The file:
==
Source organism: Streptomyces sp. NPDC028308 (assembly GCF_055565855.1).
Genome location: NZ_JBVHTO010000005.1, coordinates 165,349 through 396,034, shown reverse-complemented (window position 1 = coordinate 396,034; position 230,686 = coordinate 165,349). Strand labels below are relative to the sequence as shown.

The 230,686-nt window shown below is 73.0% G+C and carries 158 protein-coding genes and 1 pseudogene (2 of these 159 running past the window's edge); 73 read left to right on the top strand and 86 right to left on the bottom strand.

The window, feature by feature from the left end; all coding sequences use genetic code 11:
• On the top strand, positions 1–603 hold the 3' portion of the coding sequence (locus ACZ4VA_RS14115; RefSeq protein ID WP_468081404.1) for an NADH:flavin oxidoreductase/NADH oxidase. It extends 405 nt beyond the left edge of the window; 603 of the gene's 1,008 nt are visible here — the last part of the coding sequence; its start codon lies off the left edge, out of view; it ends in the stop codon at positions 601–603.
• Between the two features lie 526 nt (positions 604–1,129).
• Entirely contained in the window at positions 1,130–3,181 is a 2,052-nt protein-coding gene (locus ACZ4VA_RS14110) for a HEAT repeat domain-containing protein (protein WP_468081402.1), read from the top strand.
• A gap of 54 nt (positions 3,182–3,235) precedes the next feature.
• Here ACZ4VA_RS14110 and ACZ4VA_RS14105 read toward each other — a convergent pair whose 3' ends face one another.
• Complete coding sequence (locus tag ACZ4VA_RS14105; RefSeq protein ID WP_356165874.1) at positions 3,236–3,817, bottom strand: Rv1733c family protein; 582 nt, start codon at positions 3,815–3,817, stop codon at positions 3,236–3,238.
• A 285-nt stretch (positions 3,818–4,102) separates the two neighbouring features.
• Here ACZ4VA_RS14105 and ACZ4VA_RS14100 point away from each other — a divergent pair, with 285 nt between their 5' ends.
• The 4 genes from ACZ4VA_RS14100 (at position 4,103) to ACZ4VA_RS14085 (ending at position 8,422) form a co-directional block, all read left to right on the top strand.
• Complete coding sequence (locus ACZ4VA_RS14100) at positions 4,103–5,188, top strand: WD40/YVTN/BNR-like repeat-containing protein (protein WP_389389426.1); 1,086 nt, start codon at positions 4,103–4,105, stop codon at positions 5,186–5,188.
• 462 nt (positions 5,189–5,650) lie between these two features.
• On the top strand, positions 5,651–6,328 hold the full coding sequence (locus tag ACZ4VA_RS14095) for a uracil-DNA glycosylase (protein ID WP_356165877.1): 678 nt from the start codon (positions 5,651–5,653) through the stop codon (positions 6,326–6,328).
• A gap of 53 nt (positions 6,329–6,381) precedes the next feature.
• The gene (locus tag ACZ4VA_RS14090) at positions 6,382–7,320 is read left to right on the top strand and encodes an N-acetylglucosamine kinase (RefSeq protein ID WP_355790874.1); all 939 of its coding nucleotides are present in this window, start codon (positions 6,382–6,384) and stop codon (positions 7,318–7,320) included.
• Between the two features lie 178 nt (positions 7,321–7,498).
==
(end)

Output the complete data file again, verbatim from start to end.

Source organism: Streptomyces sp. NPDC028308 (assembly GCF_055565855.1).
Genome location: NZ_JBVHTO010000005.1, coordinates 165,349 through 396,034, shown reverse-complemented (window position 1 = coordinate 396,034; position 230,686 = coordinate 165,349). Strand labels below are relative to the sequence as shown.

The 230,686-nt window shown below is 73.0% G+C and carries 158 protein-coding genes and 1 pseudogene (2 of these 159 running past the window's edge); 73 read left to right on the top strand and 86 right to left on the bottom strand.

The window, feature by feature from the left end; all coding sequences use genetic code 11:
• On the top strand, positions 1–603 hold the 3' portion of the coding sequence (locus ACZ4VA_RS14115; RefSeq protein ID WP_468081404.1) for an NADH:flavin oxidoreductase/NADH oxidase. It extends 405 nt beyond the left edge of the window; 603 of the gene's 1,008 nt are visible here — the last part of the coding sequence; its start codon lies off the left edge, out of view; it ends in the stop codon at positions 601–603.
• Between the two features lie 526 nt (positions 604–1,129).
• Entirely contained in the window at positions 1,130–3,181 is a 2,052-nt protein-coding gene (locus ACZ4VA_RS14110) for a HEAT repeat domain-containing protein (protein WP_468081402.1), read from the top strand.
• A gap of 54 nt (positions 3,182–3,235) precedes the next feature.
• Here ACZ4VA_RS14110 and ACZ4VA_RS14105 read toward each other — a convergent pair whose 3' ends face one another.
• Complete coding sequence (locus tag ACZ4VA_RS14105; RefSeq protein ID WP_356165874.1) at positions 3,236–3,817, bottom strand: Rv1733c family protein; 582 nt, start codon at positions 3,815–3,817, stop codon at positions 3,236–3,238.
• A 285-nt stretch (positions 3,818–4,102) separates the two neighbouring features.
• Here ACZ4VA_RS14105 and ACZ4VA_RS14100 point away from each other — a divergent pair, with 285 nt between their 5' ends.
• The 4 genes from ACZ4VA_RS14100 (at position 4,103) to ACZ4VA_RS14085 (ending at position 8,422) form a co-directional block, all read left to right on the top strand.
• Complete coding sequence (locus ACZ4VA_RS14100) at positions 4,103–5,188, top strand: WD40/YVTN/BNR-like repeat-containing protein (protein WP_389389426.1); 1,086 nt, start codon at positions 4,103–4,105, stop codon at positions 5,186–5,188.
• 462 nt (positions 5,189–5,650) lie between these two features.
• On the top strand, positions 5,651–6,328 hold the full coding sequence (locus tag ACZ4VA_RS14095) for a uracil-DNA glycosylase (protein ID WP_356165877.1): 678 nt from the start codon (positions 5,651–5,653) through the stop codon (positions 6,326–6,328).
• A gap of 53 nt (positions 6,329–6,381) precedes the next feature.
• The gene (locus tag ACZ4VA_RS14090) at positions 6,382–7,320 is read left to right on the top strand and encodes an N-acetylglucosamine kinase (RefSeq protein ID WP_355790874.1); all 939 of its coding nucleotides are present in this window, start codon (positions 6,382–6,384) and stop codon (positions 7,318–7,320) included.
• Between the two features lie 178 nt (positions 7,321–7,498).